The idea, Parabhakti explains, is to show viewers – many of whom are new devotees or complete newcomers – that other Hare Krishna devotees are going through the same life challenges they are.  

“The audience thinks, ‘Oh these people are like me. We are talking the same language. So if they can do this, maybe I can too. I don’t have to give up everything to be like the devotees. I can continue my life, but add Krishna consciousness.’”

In addition, during the program, Parabhakti answers interviewee’s questions about Krishna consciousness, focusing on practical application rather than deep philosophical discussion.


An advertisement for an episode of Krishna’s People featuring Villa Vrindavana pujaris Karunarasa Dasi, Lalita Lila Dasi and Manjari Pada Dasi

He has also interviewed a handful of full-time temple resident devotees to give his audience a glimpse of that life. Recently, Krishna’s People featured Goshala manager Vanamali Das, his wife Tulasi Bhakti mata, and Bhakta Roger, who care for the cows at Villa Vrindavana. Also interviewed were Villa Vrindavana head pujari Karunarasa Dasi and pujaris Lalita Lila Dasi and Manjari Pada Dasi.

“We want to show our viewers that people like them decided to change their life, and are now serving the Deities 24 hours a day, practically speaking,” Parabhakti says. “That’s inspiring for them. After the pujari episode, many people felt closer to the temple, and were asking how they could apply deity worship better in their own lives.” 

Since the early days of ISKCON and even up to this day, Parabhakti says, many people have thought that to become a Hare Krishna devotee, one has to leave everything and move into the temple. But coming across “Krishna’s People” has helped them realize they don’t have to.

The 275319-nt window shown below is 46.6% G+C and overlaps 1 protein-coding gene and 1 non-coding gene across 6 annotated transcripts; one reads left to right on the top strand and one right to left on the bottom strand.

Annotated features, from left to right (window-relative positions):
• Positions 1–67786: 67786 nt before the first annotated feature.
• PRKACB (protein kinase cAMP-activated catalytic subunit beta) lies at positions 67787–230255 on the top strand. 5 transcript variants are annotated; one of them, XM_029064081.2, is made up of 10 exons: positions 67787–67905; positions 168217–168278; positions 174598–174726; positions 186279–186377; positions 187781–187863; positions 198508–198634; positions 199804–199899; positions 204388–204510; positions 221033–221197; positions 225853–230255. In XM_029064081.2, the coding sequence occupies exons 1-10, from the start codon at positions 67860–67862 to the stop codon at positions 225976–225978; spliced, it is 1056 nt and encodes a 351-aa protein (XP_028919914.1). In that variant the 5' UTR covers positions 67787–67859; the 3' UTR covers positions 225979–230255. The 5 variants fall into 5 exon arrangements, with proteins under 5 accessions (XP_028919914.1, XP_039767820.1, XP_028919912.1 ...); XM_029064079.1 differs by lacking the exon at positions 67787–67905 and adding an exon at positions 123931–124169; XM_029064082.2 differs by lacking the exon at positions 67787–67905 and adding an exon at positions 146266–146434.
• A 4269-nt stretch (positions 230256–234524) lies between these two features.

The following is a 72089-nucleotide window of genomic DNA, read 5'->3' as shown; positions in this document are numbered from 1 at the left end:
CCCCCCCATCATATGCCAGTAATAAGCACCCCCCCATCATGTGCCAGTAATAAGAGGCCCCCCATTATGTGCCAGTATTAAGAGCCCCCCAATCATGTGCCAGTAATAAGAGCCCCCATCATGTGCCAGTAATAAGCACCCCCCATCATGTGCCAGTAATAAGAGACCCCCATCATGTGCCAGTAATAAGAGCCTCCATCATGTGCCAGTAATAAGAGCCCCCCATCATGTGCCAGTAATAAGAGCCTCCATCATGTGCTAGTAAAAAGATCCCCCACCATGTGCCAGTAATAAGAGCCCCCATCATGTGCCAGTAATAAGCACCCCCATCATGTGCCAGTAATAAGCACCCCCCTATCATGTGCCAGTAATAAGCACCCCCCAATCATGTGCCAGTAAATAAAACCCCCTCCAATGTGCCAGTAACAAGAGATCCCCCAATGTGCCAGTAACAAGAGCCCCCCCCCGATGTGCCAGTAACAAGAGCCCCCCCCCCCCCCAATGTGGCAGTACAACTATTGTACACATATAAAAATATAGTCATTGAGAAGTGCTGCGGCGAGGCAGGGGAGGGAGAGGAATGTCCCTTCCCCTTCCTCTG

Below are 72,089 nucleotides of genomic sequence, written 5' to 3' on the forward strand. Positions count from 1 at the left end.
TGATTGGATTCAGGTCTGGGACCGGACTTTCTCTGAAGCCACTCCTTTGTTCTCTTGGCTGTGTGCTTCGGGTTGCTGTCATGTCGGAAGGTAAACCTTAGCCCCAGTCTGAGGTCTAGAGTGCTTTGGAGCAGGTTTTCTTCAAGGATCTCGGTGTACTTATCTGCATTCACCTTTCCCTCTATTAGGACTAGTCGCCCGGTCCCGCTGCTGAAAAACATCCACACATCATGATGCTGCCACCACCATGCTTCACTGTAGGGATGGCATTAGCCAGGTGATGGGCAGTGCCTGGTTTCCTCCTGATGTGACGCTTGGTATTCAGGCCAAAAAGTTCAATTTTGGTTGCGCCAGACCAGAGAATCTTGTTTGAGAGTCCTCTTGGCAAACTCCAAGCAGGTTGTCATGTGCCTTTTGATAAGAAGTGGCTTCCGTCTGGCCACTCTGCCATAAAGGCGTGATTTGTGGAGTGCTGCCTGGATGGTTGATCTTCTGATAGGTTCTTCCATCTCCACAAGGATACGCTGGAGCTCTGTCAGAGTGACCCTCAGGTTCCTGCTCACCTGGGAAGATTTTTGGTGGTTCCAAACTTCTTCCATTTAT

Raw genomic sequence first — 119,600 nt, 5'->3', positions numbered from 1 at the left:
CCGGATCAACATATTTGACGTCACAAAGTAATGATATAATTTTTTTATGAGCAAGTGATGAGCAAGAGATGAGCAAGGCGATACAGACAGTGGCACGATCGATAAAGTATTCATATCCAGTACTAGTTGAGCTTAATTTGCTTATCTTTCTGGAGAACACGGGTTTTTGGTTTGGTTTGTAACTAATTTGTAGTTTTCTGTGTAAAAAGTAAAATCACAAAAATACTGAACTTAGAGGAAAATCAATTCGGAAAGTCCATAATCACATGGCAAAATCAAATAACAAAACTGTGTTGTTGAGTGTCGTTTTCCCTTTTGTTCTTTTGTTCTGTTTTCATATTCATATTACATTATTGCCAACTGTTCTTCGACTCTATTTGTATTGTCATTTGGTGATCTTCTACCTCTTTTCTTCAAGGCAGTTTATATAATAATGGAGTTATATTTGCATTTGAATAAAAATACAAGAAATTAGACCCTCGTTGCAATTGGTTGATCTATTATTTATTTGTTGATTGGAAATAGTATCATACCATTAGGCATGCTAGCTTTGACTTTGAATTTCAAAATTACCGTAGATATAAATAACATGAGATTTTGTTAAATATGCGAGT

“I am in contact with one man who is a professional musician in a symphony orchestra,” says Parabhakti. “Forty years ago, he spent two days in the temple. At that time, the mood was, either you’re in the temple, or you’re outside. He felt that he couldn’t just leave everything, so he just lived his life and didn’t get too close. But when we started Krishna’s People, he came across it and saw that so many people are living a completely so-called normal life, while practicing Krishna consciousness, and he became more and more interested. Now, after forty years, he’s chanting japa, and plans to visit Villa Vrindavana.”

Krishna’s People, according to Parabhakti, helps such people feel more cared for and recognized, which builds a relationship.

Many then begin to attend other online programs on Villa Vrindavana’s social media channels, ask questions, learn more about Krishna consciousness from the temple’s Youtube channel Vaishnava Culture and start to practice bhakti. Some then take online courses run by Italy’s Office for Congregational Development, and attend programs at the Villa Vrindavana temple – which, like other temples and churches in Italy, is now open with safety protocols such as masks and social distancing.

“Seeing that we are giving space to people and taking care of them is really giving them life,” Parabhakti says. “They really appreciate it.”

Watch Krishna’s People live (in Italian) here: https://www.facebook.com/villavrindavanaiskcon